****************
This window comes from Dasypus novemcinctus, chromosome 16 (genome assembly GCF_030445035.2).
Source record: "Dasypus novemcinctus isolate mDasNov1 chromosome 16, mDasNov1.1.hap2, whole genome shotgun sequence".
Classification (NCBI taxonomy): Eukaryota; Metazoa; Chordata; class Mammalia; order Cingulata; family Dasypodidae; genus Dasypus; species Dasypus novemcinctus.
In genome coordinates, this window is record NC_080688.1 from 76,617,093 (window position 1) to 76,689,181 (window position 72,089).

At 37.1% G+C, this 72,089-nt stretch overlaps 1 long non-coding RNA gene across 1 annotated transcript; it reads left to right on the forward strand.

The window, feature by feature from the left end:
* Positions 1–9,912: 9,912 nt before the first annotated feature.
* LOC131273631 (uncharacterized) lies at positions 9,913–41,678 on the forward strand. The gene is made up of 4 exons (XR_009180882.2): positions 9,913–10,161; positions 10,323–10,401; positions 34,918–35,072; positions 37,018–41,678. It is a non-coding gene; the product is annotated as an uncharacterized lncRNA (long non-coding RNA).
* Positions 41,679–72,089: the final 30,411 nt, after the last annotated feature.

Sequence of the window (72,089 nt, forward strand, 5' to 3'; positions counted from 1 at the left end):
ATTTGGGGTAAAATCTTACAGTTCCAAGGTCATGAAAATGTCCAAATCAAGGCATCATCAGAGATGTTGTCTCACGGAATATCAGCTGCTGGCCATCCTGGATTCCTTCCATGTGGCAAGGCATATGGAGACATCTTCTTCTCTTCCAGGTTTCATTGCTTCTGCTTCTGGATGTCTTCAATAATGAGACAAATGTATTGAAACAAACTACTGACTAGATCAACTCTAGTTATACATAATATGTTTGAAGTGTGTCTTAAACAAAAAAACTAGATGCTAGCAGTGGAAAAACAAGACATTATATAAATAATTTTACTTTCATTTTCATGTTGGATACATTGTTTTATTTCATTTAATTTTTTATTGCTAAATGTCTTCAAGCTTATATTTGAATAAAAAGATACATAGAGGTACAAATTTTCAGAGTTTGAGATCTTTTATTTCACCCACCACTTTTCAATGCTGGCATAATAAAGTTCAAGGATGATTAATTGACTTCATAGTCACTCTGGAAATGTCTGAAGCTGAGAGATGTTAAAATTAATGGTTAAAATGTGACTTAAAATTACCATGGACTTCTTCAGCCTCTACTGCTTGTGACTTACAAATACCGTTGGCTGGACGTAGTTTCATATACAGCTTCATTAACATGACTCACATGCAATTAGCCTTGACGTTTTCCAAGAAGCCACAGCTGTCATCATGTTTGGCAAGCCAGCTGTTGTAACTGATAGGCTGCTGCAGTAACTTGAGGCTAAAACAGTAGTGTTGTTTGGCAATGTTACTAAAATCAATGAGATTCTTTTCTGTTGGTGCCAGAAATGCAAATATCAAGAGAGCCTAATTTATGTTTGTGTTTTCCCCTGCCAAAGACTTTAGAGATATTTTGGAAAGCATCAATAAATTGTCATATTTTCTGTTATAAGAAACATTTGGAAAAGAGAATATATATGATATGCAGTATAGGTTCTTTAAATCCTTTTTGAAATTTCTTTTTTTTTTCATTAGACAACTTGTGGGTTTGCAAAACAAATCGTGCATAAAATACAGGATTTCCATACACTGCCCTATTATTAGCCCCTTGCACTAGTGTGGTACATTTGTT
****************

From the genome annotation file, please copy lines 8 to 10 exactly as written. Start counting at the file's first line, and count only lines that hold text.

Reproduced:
* LOC131273631 (uncharacterized) lies at positions 9,913–41,678 on the forward strand. The gene is made up of 4 exons (XR_009180882.2): positions 9,913–10,161; positions 10,323–10,401; positions 34,918–35,072; positions 37,018–41,678. It is a non-coding gene; the product is annotated as an uncharacterized lncRNA (long non-coding RNA).
* Positions 41,679–72,089: the final 30,411 nt, after the last annotated feature.

Sequence of the window (72,089 nt, forward strand, 5' to 3'; positions counted from 1 at the left end):